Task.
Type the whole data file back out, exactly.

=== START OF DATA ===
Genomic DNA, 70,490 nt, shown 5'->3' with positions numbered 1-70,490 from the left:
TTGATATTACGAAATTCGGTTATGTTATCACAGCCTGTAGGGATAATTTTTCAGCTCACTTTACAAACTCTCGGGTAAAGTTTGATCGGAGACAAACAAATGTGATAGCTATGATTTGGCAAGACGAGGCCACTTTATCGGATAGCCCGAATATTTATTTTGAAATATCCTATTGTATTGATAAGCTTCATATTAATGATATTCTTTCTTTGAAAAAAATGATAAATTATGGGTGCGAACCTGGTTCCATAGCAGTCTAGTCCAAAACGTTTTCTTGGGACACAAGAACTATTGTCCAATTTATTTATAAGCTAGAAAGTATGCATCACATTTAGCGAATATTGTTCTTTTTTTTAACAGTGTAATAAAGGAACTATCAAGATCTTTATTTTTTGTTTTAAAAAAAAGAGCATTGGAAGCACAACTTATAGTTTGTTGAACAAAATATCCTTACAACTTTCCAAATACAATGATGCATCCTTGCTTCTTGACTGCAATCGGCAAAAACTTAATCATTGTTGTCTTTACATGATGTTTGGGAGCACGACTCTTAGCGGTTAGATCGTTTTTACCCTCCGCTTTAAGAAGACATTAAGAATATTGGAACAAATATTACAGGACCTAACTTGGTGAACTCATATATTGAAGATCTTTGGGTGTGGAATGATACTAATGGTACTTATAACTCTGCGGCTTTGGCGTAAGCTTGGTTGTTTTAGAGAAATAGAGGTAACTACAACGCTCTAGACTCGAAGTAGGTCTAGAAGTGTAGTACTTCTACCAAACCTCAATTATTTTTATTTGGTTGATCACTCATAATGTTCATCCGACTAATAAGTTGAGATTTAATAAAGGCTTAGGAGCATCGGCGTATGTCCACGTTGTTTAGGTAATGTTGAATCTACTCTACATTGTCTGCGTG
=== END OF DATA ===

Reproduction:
Genomic DNA, 70,490 nt, shown 5'->3' with positions numbered 1-70,490 from the left:
TTGATATTACGAAATTCGGTTATGTTATCACAGCCTGTAGGGATAATTTTTCAGCTCACTTTACAAACTCTCGGGTAAAGTTTGATCGGAGACAAACAAATGTGATAGCTATGATTTGGCAAGACGAGGCCACTTTATCGGATAGCCCGAATATTTATTTTGAAATATCCTATTGTATTGATAAGCTTCATATTAATGATATTCTTTCTTTGAAAAAAATGATAAATTATGGGTGCGAACCTGGTTCCATAGCAGTCTAGTCCAAAACGTTTTCTTGGGACACAAGAACTATTGTCCAATTTATTTATAAGCTAGAAAGTATGCATCACATTTAGCGAATATTGTTCTTTTTTTTAACAGTGTAATAAAGGAACTATCAAGATCTTTATTTTTTGTTTTAAAAAAAAGAGCATTGGAAGCACAACTTATAGTTTGTTGAACAAAATATCCTTACAACTTTCCAAATACAATGATGCATCCTTGCTTCTTGACTGCAATCGGCAAAAACTTAATCATTGTTGTCTTTACATGATGTTTGGGAGCACGACTCTTAGCGGTTAGATCGTTTTTACCCTCCGCTTTAAGAAGACATTAAGAATATTGGAACAAATATTACAGGACCTAACTTGGTGAACTCATATATTGAAGATCTTTGGGTGTGGAATGATACTAATGGTACTTATAACTCTGCGGCTTTGGCGTAAGCTTGGTTGTTTTAGAGAAATAGAGGTAACTACAACGCTCTAGACTCGAAGTAGGTCTAGAAGTGTAGTACTTCTACCAAACCTCAATTATTTTTATTTGGTTGATCACTCATAATGTTCATCCGACTAATAAGTTGAGATTTAATAAAGGCTTAGGAGCATCGGCGTATGTCCACGTTGTTTAGGTAATGTTGAATCTACTCTACATTGTCTGCGTG